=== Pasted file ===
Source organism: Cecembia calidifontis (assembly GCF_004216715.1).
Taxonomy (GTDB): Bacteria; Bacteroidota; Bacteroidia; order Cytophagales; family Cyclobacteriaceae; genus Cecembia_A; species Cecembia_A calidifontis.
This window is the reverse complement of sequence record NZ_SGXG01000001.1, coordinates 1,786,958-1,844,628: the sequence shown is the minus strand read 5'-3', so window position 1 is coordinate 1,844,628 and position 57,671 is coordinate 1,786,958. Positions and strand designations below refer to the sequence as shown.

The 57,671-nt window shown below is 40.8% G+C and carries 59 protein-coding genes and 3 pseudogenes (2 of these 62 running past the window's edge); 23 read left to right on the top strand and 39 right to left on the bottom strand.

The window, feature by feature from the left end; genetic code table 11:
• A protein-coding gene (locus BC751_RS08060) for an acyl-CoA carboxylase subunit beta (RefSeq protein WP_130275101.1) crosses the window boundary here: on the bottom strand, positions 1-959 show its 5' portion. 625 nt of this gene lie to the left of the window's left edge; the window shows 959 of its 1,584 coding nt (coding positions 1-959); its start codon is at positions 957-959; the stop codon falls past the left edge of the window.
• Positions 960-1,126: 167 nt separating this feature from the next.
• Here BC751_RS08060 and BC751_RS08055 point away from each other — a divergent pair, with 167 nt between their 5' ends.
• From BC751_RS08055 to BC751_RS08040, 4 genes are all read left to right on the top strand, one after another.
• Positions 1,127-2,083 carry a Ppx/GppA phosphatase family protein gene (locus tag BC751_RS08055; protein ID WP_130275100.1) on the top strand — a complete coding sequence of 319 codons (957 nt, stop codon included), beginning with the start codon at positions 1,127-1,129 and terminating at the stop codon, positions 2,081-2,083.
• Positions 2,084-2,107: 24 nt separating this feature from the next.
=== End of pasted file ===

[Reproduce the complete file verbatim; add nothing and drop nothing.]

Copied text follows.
Source organism: Cecembia calidifontis (assembly GCF_004216715.1).
Taxonomy (GTDB): Bacteria; Bacteroidota; Bacteroidia; order Cytophagales; family Cyclobacteriaceae; genus Cecembia_A; species Cecembia_A calidifontis.
This window is the reverse complement of sequence record NZ_SGXG01000001.1, coordinates 1,786,958-1,844,628: the sequence shown is the minus strand read 5'-3', so window position 1 is coordinate 1,844,628 and position 57,671 is coordinate 1,786,958. Positions and strand designations below refer to the sequence as shown.

The 57,671-nt window shown below is 40.8% G+C and carries 59 protein-coding genes and 3 pseudogenes (2 of these 62 running past the window's edge); 23 read left to right on the top strand and 39 right to left on the bottom strand.

The window, feature by feature from the left end; genetic code table 11:
• A protein-coding gene (locus BC751_RS08060) for an acyl-CoA carboxylase subunit beta (RefSeq protein WP_130275101.1) crosses the window boundary here: on the bottom strand, positions 1-959 show its 5' portion. 625 nt of this gene lie to the left of the window's left edge; the window shows 959 of its 1,584 coding nt (coding positions 1-959); its start codon is at positions 957-959; the stop codon falls past the left edge of the window.
• Positions 960-1,126: 167 nt separating this feature from the next.
• Here BC751_RS08060 and BC751_RS08055 point away from each other — a divergent pair, with 167 nt between their 5' ends.
• From BC751_RS08055 to BC751_RS08040, 4 genes are all read left to right on the top strand, one after another.
• Positions 1,127-2,083 carry a Ppx/GppA phosphatase family protein gene (locus tag BC751_RS08055; protein ID WP_130275100.1) on the top strand — a complete coding sequence of 319 codons (957 nt, stop codon included), beginning with the start codon at positions 1,127-1,129 and terminating at the stop codon, positions 2,081-2,083.
• Positions 2,084-2,107: 24 nt separating this feature from the next.